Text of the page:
It was of great importance to measure the initial weight of the filter paper together with the watch glass, to finally determine the amount of lead iodide (II) (PbI2) formed (after being dried in the stove) and with this figure to stoichiometrically estimate the initial amount of lead nitrate (II) (Pb(NO3)2) contained in the solution obtained in the previous experiment.

Own Authorship

A recrystallization of PbI2 was needed, since the solid initially formed was very small and could not be filtered (it obstructed the pores of the filter paper), after heating, dissolving and recrystallizing a relatively larger solid was formed that facilitated the filtration process.

Recrystallization of PbI2, commonly known as the Golden Rain – (License: CC BY-SA 3.0, Author: Ucevista~commonswiki) Source:Wikimedia Commons

It should be noted that when the potassium nitrate solution (KNO3) was filtered a small amount of dissolved lead iodide remained, in this case the solution measured was 70 ml, therefore, 0.035 g of PbI2 was solubilized at room temperature (amount that could not be retained in the filter paper). By adding the filtered amount with the unfiltered amount we obtain approximately 0.54 ± 0.07 grams of lead (II) iodide, with which we can estimate the amount of lead nitrate that was initially present.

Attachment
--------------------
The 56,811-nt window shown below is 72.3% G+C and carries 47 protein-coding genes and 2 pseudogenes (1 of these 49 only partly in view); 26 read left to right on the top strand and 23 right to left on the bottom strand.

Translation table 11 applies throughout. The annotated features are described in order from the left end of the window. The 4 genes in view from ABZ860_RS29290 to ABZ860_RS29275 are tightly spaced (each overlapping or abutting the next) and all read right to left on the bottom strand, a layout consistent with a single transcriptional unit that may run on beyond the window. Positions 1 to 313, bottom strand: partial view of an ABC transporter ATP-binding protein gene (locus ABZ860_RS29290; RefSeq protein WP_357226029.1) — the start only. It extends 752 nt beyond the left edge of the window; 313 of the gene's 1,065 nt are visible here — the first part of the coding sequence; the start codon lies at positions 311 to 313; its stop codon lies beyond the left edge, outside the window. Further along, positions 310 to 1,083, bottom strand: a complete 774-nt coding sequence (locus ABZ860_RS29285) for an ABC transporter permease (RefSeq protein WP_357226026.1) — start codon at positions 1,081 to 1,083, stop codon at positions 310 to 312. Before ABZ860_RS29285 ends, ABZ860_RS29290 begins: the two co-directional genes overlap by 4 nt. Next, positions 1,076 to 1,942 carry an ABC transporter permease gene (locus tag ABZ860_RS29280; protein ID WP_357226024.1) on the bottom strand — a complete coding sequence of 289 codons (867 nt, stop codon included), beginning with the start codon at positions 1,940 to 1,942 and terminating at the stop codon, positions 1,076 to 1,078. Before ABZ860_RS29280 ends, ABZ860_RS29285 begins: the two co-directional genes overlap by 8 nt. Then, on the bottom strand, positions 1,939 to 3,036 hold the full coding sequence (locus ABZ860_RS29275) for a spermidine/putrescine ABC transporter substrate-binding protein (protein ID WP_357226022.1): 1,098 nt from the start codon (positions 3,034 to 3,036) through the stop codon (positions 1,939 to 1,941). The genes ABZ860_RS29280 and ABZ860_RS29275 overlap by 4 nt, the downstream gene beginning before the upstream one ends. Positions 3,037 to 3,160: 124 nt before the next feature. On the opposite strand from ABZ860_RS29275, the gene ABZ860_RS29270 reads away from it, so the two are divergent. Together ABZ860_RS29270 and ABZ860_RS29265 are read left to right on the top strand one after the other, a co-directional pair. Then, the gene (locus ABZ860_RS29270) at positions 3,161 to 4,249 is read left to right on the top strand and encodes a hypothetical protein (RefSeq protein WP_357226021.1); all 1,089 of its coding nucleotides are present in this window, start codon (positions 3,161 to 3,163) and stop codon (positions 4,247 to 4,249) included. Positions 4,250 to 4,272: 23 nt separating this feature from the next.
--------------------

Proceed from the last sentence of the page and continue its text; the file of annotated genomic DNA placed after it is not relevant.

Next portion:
Lead (II) nitrate is in a 1:1 ratio with lead (II) iodide, both molecules contain only one lead atom. By calculating the moles of PbI2, we will obtain the moles of lead (II) nitrate, by stoichiometric ratio, this amount of moles corresponds to the moles of lead (II) nitrate, then calculating the grams:

Own Authorship

In this way the amount of lead (II) nitrate present in the initial sample can be estimated.

3. Obtaining benzoic acid in solution.


The residue contained in the filter paper from experience 1 was heated in a 100 ml beaker with 50 ml of distilled water. A filter system with folded paper was prepared in order to be able to quickly filter the hot solution. Once the start of boiling was observed, the liquid was quickly filtered, the residue (sand) was discarded and the filtrate (benzoic acid solution) was preserved.


In this experience it was convenient to heat the residue formed by sand and benzoic acid at boiling water temperature, to increase the solubility of benzoic acid and be able to obtain a sand free solution by filtration with filter paper folded by folds. At 100° C the solubility of benzoic acid is 5.9 g/100ml as there was only 50ml of water so the solubility was 2.95 grams.